• Teachers ’ positioning in the school and the classroom The space in the classroom
  • Teachers ’ positioning in the school and the classroom The space in the classroom
  • Teachers ’ positioning in the school and the classroom The space in the classroom
  • Teachers ’ positioning in the school and the classroom The space in the classroom
  • the school ’s virtual spaces (creating a continuum)
  • Teachers ’ positioning in the school and the classroom The space in the classroom
  • Teachers ’ positioning in the school and the classroom The space in the classroom
  • Teachers ’ positioning in the school and the classroom The space in the classroom
  • Teachers ’ positioning in the school and the classroom The space in the classroom
  • Teachers ’ positioning in the school and the classroom The space in the classroom
  • CKC - Introduction the central goal of the project is to produce “explanatory case studies” demonstrating the relationship between ICT and learning our approach has two major emphases; the first is to capture the ecology of learning the second is to use new technologies to develop representations of the use of ICT for learning the project is working in nine schools which represent three areas of emphasis: ICT across the curriculum, personal computing, and learning platform/VLE. the project is collecting data in three phases: PHASE I Two-day “deep audit” of school; recruitment of teachers who will fill in logs; PHASE II 200+Teacher logs of individual lessons; PHASE III Interviews with the 36+ teachers who have submitted teacher logs. Interviews will be based on contrastive representations of their own teaching and that of two other teachers.

Becta Impact09 data reanalysed: E-maturity and ICT adoption in UK schools Becta Impact09 data reanalysed: E-maturity and ICT adoption in UK schools Presentation Transcript

  • SIG: Learning and Instruction with Computers Symposium: Educational technology acceptance- Explaining non-significant intention-behavior effects An e-maturity analysis explains intention-behavior disjunctions in technology adoption in UK schools Colin Harrison 1 Carmen Tomás 2 Charles Crook 1 1 Learning Sciences Research Institute, University of Nottingham 2 Nottingham Trent University
  • 1. Presents a reanalysis of the Becta Impact09 project * results 2. An ecological perspective leads to deeper understanding of technology adoption 3. Underwood’s ‘linkage’ e-maturity model provides additional granularity on adoption 4. Conflicting intentionality vectors are shown to create barriers to change 5. Bagozzi’s ideas on self-regulation explain some intention-behavior discrepancies. * Crook, C., Harrison, C, Farrington-Flint, L., Tomás, C. & Underwood, J. (2010). The impact of technology: Value-added classroom practice. Final Report. Coventry: Becta. Key points: Harrison, Tomás and Crook - Intention-behavior disjunctions in technology adoption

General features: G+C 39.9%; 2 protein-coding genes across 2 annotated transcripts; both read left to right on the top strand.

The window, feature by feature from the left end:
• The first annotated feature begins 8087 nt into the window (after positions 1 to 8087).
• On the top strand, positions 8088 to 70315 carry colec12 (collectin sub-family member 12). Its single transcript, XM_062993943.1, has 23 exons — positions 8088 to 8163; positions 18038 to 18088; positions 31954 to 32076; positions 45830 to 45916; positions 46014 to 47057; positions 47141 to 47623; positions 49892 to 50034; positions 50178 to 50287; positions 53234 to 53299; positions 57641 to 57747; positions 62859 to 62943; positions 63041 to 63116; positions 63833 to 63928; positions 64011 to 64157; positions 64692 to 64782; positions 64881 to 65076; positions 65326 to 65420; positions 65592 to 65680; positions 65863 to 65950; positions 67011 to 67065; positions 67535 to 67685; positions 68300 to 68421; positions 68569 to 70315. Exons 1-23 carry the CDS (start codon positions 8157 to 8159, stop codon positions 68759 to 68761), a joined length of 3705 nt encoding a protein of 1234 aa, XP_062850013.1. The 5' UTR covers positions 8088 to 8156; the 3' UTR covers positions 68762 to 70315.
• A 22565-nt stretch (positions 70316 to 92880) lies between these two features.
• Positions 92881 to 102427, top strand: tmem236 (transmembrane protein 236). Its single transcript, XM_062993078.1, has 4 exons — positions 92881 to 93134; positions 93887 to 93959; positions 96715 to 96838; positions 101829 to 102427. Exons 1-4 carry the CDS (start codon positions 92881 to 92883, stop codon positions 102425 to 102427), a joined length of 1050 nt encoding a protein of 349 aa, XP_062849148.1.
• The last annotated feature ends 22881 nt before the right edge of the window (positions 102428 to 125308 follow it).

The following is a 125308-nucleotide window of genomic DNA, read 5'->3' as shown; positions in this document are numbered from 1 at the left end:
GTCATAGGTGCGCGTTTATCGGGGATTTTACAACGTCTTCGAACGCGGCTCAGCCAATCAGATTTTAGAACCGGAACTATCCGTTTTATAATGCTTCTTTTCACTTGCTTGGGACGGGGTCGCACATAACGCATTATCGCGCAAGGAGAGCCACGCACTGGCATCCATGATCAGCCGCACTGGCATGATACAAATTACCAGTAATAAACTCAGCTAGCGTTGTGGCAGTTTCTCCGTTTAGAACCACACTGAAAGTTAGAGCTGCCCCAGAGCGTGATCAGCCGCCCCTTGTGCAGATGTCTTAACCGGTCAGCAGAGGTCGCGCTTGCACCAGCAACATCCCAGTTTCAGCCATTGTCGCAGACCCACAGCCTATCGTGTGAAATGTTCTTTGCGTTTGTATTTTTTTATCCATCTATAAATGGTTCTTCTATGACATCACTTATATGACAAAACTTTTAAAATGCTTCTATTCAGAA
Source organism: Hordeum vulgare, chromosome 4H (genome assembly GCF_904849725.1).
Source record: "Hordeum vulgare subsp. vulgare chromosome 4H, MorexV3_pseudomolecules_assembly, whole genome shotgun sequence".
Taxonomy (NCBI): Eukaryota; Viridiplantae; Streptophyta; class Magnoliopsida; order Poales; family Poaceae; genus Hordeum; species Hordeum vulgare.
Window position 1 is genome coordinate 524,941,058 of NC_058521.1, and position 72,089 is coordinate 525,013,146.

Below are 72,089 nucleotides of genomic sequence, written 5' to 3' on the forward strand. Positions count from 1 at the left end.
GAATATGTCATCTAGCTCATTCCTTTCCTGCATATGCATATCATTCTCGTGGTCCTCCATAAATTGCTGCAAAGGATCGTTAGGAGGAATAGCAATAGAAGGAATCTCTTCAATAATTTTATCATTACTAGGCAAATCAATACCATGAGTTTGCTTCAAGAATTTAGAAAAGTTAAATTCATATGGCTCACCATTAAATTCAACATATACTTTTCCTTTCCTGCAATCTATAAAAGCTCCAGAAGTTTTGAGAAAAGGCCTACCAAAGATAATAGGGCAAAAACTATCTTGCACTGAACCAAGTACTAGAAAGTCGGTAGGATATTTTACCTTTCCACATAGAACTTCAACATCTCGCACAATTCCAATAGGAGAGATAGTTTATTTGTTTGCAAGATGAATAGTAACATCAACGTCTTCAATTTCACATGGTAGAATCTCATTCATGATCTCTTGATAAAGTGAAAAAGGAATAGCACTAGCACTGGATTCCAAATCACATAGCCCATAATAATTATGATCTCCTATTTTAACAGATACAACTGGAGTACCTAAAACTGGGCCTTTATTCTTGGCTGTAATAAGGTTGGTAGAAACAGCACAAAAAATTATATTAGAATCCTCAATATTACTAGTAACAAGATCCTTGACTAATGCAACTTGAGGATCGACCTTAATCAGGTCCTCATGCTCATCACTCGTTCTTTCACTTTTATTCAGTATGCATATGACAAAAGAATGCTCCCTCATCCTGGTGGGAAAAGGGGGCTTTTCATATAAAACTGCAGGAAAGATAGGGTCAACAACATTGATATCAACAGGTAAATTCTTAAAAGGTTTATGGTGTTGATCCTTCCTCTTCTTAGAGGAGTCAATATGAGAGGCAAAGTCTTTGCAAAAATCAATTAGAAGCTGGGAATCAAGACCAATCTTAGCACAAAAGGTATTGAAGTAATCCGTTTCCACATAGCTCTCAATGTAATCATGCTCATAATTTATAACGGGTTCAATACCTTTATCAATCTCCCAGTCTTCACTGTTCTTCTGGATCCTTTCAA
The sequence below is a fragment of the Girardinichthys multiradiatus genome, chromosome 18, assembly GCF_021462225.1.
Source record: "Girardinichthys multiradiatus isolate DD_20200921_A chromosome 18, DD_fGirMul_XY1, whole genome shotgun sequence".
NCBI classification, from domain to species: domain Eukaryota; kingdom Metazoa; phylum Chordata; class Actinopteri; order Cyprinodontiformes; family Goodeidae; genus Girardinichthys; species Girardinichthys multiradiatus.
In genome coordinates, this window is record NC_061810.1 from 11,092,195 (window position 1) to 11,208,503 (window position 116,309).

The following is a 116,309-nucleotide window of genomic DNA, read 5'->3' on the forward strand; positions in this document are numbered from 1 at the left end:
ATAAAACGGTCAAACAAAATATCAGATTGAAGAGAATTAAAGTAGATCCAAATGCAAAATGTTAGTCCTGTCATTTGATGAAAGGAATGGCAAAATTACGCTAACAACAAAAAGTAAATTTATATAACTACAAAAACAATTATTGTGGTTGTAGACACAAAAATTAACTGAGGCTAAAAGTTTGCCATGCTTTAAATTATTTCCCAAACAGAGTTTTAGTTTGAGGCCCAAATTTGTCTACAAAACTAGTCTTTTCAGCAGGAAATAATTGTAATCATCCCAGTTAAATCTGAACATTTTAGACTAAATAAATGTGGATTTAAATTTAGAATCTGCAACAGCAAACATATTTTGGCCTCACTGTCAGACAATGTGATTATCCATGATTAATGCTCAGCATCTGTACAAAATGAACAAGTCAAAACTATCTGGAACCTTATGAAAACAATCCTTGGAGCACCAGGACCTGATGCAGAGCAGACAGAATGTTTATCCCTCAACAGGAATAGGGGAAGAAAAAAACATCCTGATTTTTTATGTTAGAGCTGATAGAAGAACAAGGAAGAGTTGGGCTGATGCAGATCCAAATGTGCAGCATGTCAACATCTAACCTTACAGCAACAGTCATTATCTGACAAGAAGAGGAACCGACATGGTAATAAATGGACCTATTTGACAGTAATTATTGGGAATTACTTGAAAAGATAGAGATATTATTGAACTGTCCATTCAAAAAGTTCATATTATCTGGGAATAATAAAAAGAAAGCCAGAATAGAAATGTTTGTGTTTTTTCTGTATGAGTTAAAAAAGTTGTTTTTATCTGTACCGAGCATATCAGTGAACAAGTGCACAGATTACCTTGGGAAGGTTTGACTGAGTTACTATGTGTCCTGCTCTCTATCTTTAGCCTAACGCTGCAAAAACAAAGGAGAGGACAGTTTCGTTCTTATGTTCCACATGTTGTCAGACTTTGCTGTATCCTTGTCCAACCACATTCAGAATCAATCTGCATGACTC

•  ICT and learning: “explanatory case studies”  How is ICT impacting learning?  Approach emphasizes:  Ecology of learning  Alternative representations of ICT for learning  Nine schools, each a national leader in ICT innovation:  ICT across the curriculum  personal computing  learning platform/VLE  3-Phase data collection:  PHASE I Deep audit of school and teacher recruitment [n=60 interviews]  PHASE II Detailed teacher logs of individual lessons [n=85]  PHASE III Interviews with teachers who submitted teacher logs to contrast representations of their own teaching with those of two others [n=45] 1. The Impact 09 project Harrison, Tomás and Crook - Intention-behavior disjunctions in technology adoption
  • 2. An ecological perspective on how the technological and pedagogical knowledge of teachers is changing the nature of learning Updates to the learner model: - The learning environment; scaffolding - Freedom to initiate/select topics - Freedom to choose learning goals - Freedom to choose learning pathways - Freedom to select resources Updates to the pedagogical model: - Freedom to regulate learning: - When? - How? - With whom? - For how long? Updates to the feedback model: - Monitoring models - Volition models - Motivation models - Evaluation models - Assessment models Harrison, Tomás and Crook - Intention-behavior disjunctions in technology adoption